Patrice Martinez

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Patrice Martinez
Born (1963-06-12) June 12, 1963 (age 53)
Albuquerque, New Mexico, U.S.
Other names Patrice Camhi,[1] Patricia Martinez[2]
Occupation Actress
Years active 1986–present
Spouse(s) Daniel Camhi[3][4] (divorced)

Patrice Martinez (born June 12, 1963), is an American actress. She received her theatrical education in London, played the role of Carmen in the film ¡Three Amigos!, and starred in the early 1990s television series Zorro.[5]

Life and career[edit]

Patrice Martinez was born in Albuquerque, New Mexico, United States. As a child, she performed in a local theater. She started her screen career as a teenager, working as an extra in the film Convoy, directed by Sam Peckinpah. After high school, when she was eighteen, she moved from Albuquerque to study at the Royal Academy of Dramatic Art (RADA) in London.[6] She returned to the United States, and soon moved to Los Angeles, California, where she gained her first film experience in A Walk On The Moon. She appeared in ¡Three Amigos! in 1986, and later was offered a role in Magnum, P.I. as Linda Lee Ellison with Tom Selleck. After that, she appeared in other TV series, including Miami Vice and Zorro, and also appeared in Beetlejuice, The Effects of Magic, and Vital Signs.[citation needed]

Patrice is the sister of Benito Martinez and the daughter of Margarita Martinez-Cannon.[citation needed] She also has a sister, Benita, who looks like her but is two years younger. Benita was also cast in Three Amigos.[6]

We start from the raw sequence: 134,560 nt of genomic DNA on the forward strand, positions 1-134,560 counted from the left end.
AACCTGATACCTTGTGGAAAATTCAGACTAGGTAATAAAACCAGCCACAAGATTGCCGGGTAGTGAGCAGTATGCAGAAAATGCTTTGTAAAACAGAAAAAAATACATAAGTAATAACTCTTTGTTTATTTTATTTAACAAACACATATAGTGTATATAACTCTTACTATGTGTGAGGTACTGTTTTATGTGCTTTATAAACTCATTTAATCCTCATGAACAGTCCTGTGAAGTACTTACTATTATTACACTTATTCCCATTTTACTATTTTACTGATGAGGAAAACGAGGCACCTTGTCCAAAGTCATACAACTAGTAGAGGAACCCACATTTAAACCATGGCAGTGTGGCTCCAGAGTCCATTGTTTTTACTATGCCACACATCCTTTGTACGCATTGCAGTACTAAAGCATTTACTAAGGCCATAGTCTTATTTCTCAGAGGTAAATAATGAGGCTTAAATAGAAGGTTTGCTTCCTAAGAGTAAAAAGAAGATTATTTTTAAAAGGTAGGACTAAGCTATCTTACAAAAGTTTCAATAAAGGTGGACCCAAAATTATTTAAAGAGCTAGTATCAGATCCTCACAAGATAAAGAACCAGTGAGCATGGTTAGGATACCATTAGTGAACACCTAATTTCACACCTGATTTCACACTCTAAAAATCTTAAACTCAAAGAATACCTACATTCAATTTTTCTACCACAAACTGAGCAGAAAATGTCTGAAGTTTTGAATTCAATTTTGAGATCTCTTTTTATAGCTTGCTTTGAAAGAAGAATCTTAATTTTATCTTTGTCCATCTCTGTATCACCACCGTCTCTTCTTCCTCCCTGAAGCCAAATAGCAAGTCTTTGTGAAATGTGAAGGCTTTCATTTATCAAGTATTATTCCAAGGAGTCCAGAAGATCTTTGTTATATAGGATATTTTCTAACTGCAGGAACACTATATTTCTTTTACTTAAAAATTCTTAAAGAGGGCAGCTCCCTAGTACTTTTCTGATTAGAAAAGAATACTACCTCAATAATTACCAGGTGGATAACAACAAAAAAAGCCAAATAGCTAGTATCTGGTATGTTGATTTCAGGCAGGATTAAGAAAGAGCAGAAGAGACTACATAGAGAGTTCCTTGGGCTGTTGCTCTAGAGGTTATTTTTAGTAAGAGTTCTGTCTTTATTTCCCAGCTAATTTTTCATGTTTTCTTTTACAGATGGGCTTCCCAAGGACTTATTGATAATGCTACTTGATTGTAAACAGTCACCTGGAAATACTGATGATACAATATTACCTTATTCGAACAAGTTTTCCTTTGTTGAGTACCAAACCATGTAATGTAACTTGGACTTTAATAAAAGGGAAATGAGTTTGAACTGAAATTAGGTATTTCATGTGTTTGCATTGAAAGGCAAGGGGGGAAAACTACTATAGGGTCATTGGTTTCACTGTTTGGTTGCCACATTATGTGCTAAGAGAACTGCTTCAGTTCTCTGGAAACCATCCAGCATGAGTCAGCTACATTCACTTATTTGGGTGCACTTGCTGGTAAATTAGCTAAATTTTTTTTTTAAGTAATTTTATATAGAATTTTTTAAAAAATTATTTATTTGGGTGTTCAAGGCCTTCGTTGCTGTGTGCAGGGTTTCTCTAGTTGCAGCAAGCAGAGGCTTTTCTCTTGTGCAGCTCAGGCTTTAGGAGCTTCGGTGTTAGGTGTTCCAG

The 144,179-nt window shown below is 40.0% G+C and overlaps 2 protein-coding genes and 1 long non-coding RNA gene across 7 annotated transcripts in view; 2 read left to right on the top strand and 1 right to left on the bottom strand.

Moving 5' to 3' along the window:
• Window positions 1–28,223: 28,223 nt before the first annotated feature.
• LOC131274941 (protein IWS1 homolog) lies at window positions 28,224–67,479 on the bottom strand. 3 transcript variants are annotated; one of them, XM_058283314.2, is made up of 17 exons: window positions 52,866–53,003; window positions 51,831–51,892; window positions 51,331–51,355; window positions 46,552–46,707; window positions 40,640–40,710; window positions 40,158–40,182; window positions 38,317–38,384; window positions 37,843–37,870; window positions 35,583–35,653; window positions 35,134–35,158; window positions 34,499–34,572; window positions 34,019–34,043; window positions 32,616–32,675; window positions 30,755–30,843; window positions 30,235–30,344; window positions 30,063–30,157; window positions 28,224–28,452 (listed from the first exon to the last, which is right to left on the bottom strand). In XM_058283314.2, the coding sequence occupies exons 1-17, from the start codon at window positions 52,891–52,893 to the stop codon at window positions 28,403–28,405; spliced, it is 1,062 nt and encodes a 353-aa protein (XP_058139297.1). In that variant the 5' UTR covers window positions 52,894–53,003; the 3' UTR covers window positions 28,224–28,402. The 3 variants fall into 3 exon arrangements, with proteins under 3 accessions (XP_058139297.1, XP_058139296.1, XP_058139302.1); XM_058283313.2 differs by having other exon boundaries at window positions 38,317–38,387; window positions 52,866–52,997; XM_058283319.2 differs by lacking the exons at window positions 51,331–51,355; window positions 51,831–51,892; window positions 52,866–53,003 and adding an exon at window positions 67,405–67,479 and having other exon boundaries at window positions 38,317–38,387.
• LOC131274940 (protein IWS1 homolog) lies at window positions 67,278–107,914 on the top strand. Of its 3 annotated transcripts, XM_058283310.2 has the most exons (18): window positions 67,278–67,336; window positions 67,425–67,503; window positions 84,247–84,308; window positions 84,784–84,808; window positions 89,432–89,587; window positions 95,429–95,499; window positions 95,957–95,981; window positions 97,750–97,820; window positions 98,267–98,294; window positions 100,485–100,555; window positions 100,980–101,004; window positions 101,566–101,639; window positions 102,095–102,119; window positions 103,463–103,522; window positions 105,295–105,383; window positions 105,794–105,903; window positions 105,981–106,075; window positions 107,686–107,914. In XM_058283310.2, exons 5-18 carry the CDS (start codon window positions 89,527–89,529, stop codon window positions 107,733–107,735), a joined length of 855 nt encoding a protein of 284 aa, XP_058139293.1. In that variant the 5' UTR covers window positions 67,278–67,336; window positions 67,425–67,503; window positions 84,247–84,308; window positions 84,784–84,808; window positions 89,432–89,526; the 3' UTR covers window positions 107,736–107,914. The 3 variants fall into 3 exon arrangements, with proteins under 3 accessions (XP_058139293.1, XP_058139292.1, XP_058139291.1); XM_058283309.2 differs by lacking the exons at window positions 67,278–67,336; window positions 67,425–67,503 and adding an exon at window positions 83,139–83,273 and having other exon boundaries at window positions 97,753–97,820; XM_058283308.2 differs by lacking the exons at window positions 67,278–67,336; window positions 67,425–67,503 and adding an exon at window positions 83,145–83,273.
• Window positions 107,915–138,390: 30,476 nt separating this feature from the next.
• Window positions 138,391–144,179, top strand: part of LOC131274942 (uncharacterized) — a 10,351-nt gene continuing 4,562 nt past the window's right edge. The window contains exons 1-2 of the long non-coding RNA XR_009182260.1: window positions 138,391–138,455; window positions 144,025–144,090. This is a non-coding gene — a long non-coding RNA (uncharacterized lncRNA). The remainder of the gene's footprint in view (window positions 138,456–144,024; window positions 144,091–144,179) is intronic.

Patrice Martinez was married to producer-director Daniel Camhi for several years,[3][4][dead link] and was credited as "Patrice Camhi" in the first two seasons of Zorro. Martinez and Camhi divorced, so she appeared as Patrice Martinez from Season Three on.[1]

Awards[edit]

References[edit]

  1. ^ a b "Full cast and crew for 'Zorro' The Word (1992)". IMDb. Retrieved July 9, 2011. 
  2. ^ "Patrice Martinez". IMDb. Retrieved July 9, 2011. 
  3. ^ a b "Biography for Daniel Camhi". IMDb. Retrieved July 9, 2011. 
  4. ^ a b "Patrice Martinez". Retro Junk. Archived from the original on November 7, 2007. Retrieved July 9, 2011. 
  5. ^ Zorro intro Archived July 21, 2011, at the Wayback Machine.
  6. ^ a b "Long road to Hollywood" (December 6, 1986). The Palm Beach Post.
  7. ^ Golden Eagle Awards Archived February 25, 2011, at the Wayback Machine.

External links[edit]